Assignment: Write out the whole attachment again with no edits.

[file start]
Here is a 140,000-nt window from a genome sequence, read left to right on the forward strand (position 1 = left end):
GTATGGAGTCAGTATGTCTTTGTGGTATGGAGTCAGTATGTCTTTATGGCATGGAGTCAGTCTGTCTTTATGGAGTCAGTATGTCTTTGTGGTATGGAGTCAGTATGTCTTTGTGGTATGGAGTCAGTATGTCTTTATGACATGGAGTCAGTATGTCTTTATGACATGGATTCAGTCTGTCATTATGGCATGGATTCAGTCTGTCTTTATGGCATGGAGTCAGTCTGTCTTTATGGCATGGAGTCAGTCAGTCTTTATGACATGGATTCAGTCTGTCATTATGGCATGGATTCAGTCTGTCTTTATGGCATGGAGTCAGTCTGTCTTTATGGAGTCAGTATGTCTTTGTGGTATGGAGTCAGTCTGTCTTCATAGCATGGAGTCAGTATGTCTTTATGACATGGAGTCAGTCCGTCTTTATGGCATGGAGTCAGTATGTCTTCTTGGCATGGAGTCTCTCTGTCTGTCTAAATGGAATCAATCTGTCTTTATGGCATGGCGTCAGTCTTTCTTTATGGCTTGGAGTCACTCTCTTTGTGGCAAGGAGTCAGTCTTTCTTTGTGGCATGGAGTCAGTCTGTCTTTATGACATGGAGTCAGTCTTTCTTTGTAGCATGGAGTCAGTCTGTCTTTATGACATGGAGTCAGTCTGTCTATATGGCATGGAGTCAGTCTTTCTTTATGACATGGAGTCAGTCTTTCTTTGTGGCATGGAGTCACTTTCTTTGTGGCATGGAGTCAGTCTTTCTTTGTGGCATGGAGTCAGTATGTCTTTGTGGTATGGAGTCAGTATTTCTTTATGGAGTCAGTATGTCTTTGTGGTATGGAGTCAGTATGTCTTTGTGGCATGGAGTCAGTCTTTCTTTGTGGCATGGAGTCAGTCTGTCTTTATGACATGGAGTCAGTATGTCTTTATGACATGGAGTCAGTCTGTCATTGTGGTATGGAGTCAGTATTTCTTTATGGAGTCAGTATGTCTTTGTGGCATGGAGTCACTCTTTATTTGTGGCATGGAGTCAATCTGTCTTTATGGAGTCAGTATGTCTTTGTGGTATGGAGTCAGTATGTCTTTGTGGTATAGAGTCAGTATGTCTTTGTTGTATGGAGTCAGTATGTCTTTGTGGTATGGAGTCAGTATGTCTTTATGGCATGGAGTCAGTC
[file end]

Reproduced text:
Here is a 140,000-nt window from a genome sequence, read left to right on the forward strand (position 1 = left end):
GTATGGAGTCAGTATGTCTTTGTGGTATGGAGTCAGTATGTCTTTATGGCATGGAGTCAGTCTGTCTTTATGGAGTCAGTATGTCTTTGTGGTATGGAGTCAGTATGTCTTTGTGGTATGGAGTCAGTATGTCTTTATGACATGGAGTCAGTATGTCTTTATGACATGGATTCAGTCTGTCATTATGGCATGGATTCAGTCTGTCTTTATGGCATGGAGTCAGTCTGTCTTTATGGCATGGAGTCAGTCAGTCTTTATGACATGGATTCAGTCTGTCATTATGGCATGGATTCAGTCTGTCTTTATGGCATGGAGTCAGTCTGTCTTTATGGAGTCAGTATGTCTTTGTGGTATGGAGTCAGTCTGTCTTCATAGCATGGAGTCAGTATGTCTTTATGACATGGAGTCAGTCCGTCTTTATGGCATGGAGTCAGTATGTCTTCTTGGCATGGAGTCTCTCTGTCTGTCTAAATGGAATCAATCTGTCTTTATGGCATGGCGTCAGTCTTTCTTTATGGCTTGGAGTCACTCTCTTTGTGGCAAGGAGTCAGTCTTTCTTTGTGGCATGGAGTCAGTCTGTCTTTATGACATGGAGTCAGTCTTTCTTTGTAGCATGGAGTCAGTCTGTCTTTATGACATGGAGTCAGTCTGTCTATATGGCATGGAGTCAGTCTTTCTTTATGACATGGAGTCAGTCTTTCTTTGTGGCATGGAGTCACTTTCTTTGTGGCATGGAGTCAGTCTTTCTTTGTGGCATGGAGTCAGTATGTCTTTGTGGTATGGAGTCAGTATTTCTTTATGGAGTCAGTATGTCTTTGTGGTATGGAGTCAGTATGTCTTTGTGGCATGGAGTCAGTCTTTCTTTGTGGCATGGAGTCAGTCTGTCTTTATGACATGGAGTCAGTATGTCTTTATGACATGGAGTCAGTCTGTCATTGTGGTATGGAGTCAGTATTTCTTTATGGAGTCAGTATGTCTTTGTGGCATGGAGTCACTCTTTATTTGTGGCATGGAGTCAATCTGTCTTTATGGAGTCAGTATGTCTTTGTGGTATGGAGTCAGTATGTCTTTGTGGTATAGAGTCAGTATGTCTTTGTTGTATGGAGTCAGTATGTCTTTGTGGTATGGAGTCAGTATGTCTTTATGGCATGGAGTCAGTC